Resource 7: How to Feel Less Nervous Speaking in Public


How to Feel Less Nervous Speaking in Public

Public speaking can be terrifying, especially if you don’t do it often! Take comfort in the fact that 15 million Americans suffer from social anxiety, which affects men and women and often begins by age 13. It helps to build your self-awareness of what situations make you the most nervous, so that you can hopefully anticipate these feelings in the future and do your best to prepare for them.

Fear of Evaluation or Judgment
  • Preparing your content – outlines and scripting
  • Knowing your stuff – research on content and on the audience, to know what they will care about
  • Anticipate where the audience might get stuck, frustrated, or doubtful and work that into your talk
  • In a presentation situation: Find the nodders!
Uncertainty (unfamiliar ideas, unfamiliar audience, unfamiliar situation)
  • Ask questions about the situation (what is the purpose of the talk, how many people, what are people expecting, what is the seating situation like, what is the sound situation like, where am I standing, is there a podium)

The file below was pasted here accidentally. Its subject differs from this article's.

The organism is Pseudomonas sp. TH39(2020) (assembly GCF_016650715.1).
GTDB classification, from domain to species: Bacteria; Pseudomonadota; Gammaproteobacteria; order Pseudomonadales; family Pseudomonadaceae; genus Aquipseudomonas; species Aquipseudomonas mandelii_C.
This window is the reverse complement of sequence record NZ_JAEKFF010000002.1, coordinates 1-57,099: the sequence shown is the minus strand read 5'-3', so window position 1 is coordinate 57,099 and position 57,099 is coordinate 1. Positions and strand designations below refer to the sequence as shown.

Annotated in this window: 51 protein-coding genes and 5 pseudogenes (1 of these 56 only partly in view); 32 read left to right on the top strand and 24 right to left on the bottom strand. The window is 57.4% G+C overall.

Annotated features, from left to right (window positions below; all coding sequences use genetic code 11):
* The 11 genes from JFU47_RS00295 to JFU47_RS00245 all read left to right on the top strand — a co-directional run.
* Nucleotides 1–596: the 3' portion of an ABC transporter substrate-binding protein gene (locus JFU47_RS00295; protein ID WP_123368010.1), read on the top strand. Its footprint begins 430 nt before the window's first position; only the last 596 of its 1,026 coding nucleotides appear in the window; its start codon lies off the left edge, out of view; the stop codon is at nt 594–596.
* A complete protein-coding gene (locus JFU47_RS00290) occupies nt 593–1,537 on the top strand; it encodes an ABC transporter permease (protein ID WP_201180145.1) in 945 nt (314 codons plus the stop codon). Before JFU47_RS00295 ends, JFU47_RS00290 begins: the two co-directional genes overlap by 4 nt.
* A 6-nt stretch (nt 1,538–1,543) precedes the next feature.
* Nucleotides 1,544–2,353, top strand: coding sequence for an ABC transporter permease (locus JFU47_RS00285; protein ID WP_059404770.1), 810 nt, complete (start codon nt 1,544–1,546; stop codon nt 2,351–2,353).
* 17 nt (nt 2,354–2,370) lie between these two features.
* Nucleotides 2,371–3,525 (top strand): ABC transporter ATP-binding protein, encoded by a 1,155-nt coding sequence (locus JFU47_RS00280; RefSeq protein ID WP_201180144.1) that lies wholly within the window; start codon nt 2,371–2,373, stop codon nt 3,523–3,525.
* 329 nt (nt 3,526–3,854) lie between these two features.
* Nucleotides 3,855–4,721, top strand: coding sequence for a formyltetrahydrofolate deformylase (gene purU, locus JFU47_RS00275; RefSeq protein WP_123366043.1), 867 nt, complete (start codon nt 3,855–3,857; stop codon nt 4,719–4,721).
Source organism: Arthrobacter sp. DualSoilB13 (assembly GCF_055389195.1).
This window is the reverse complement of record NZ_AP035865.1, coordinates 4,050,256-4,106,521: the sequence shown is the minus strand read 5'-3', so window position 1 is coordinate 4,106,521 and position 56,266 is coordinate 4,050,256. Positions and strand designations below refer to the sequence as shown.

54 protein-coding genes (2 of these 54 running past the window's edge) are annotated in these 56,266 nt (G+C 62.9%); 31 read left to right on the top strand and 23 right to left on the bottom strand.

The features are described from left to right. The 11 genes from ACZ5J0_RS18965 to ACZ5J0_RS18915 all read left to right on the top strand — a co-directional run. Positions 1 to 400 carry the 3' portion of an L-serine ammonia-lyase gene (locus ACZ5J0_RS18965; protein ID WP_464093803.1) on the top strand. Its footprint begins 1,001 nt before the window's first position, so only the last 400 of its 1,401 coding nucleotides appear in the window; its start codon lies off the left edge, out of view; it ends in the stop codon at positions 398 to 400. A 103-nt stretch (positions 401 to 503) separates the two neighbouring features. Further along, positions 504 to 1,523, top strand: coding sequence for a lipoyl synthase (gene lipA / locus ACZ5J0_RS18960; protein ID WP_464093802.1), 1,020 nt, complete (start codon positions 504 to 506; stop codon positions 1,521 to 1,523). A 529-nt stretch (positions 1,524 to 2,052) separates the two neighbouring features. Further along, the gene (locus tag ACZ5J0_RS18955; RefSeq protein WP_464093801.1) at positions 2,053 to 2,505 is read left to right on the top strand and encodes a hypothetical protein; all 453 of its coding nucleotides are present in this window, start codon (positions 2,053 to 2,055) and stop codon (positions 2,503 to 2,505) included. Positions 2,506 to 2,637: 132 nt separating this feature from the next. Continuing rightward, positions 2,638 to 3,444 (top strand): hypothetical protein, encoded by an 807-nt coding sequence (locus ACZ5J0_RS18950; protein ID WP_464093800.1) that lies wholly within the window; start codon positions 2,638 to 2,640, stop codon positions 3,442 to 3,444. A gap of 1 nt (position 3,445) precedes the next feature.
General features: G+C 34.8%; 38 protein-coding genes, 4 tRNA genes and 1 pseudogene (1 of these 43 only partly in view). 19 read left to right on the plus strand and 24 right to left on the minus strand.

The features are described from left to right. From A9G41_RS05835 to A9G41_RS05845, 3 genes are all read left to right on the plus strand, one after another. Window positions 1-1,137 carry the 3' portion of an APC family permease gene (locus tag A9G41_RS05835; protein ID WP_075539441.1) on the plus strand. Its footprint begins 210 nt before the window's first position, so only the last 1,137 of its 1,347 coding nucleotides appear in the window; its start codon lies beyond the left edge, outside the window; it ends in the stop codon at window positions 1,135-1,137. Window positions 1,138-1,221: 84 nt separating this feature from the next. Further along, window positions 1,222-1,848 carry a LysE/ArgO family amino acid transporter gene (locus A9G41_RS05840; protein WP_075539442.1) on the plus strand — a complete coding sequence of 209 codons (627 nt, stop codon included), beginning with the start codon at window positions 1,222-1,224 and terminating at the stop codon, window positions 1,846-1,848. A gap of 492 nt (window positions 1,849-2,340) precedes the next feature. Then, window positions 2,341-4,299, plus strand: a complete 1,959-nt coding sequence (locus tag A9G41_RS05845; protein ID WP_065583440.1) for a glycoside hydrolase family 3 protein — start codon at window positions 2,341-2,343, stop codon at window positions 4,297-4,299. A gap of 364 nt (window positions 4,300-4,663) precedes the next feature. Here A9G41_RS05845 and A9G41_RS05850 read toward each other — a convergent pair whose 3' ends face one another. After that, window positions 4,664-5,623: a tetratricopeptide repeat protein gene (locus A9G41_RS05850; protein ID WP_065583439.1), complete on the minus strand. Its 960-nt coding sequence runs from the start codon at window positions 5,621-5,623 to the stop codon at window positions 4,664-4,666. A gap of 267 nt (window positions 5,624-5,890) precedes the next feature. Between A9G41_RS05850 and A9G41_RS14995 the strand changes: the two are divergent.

• Talk to the people around you and ask them questions, get used to them
  • Come up with a routine for yourself for what you do before a talk, so you feel some sense of control
Difference in Power
  • Self-talk: remind yourself that people are just people
  • Remember that you don’t have to know everything – you can ask questions to learn – but also, that you have specific expertise to offer
Negative personal thoughts or inability to be yourself
  • Breathing exercises
  • Calming activities: singing, listening to music, meditation, visualization exercises
  • Sleep, food, and water
  • Self-talk: think about what you are proud of and what are you excited to talk about
  • Get excited and pumped! Humor and laughter
  • Have a secret weapon – a lucky charm, a favorite outfit that makes you feel secretly powerful
  • Remind yourself to be okay with silences
  • Don’t beat yourself up! Put things in perspective.
  • Always practice your remarks out loud beforehand
  • Face your fears. Start with something small and create practice experiences for yourself.
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